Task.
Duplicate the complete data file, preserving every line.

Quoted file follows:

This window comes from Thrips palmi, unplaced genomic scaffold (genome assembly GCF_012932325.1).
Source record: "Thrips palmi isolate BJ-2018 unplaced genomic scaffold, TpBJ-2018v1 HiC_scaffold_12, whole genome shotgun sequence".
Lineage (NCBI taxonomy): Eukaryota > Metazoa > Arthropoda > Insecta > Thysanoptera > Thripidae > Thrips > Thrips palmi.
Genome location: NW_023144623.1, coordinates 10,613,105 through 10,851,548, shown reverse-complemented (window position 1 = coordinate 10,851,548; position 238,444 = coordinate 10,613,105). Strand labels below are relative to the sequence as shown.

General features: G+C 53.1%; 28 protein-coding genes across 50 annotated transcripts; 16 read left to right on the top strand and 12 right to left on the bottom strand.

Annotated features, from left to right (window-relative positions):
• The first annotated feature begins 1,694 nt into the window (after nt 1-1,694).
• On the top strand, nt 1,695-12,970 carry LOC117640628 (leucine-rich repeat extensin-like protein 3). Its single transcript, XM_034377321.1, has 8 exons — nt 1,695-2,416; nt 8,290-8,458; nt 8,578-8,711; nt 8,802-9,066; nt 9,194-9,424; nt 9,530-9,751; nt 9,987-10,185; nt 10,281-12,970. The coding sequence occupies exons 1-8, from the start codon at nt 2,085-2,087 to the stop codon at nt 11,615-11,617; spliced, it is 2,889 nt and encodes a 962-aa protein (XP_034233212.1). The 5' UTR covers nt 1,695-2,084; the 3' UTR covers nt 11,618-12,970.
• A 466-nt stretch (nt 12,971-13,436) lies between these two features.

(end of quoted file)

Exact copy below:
This window comes from Thrips palmi, unplaced genomic scaffold (genome assembly GCF_012932325.1).
Source record: "Thrips palmi isolate BJ-2018 unplaced genomic scaffold, TpBJ-2018v1 HiC_scaffold_12, whole genome shotgun sequence".
Lineage (NCBI taxonomy): Eukaryota > Metazoa > Arthropoda > Insecta > Thysanoptera > Thripidae > Thrips > Thrips palmi.
Genome location: NW_023144623.1, coordinates 10,613,105 through 10,851,548, shown reverse-complemented (window position 1 = coordinate 10,851,548; position 238,444 = coordinate 10,613,105). Strand labels below are relative to the sequence as shown.

General features: G+C 53.1%; 28 protein-coding genes across 50 annotated transcripts; 16 read left to right on the top strand and 12 right to left on the bottom strand.

Annotated features, from left to right (window-relative positions):
• The first annotated feature begins 1,694 nt into the window (after nt 1-1,694).
• On the top strand, nt 1,695-12,970 carry LOC117640628 (leucine-rich repeat extensin-like protein 3). Its single transcript, XM_034377321.1, has 8 exons — nt 1,695-2,416; nt 8,290-8,458; nt 8,578-8,711; nt 8,802-9,066; nt 9,194-9,424; nt 9,530-9,751; nt 9,987-10,185; nt 10,281-12,970. The coding sequence occupies exons 1-8, from the start codon at nt 2,085-2,087 to the stop codon at nt 11,615-11,617; spliced, it is 2,889 nt and encodes a 962-aa protein (XP_034233212.1). The 5' UTR covers nt 1,695-2,084; the 3' UTR covers nt 11,618-12,970.
• A 466-nt stretch (nt 12,971-13,436) lies between these two features.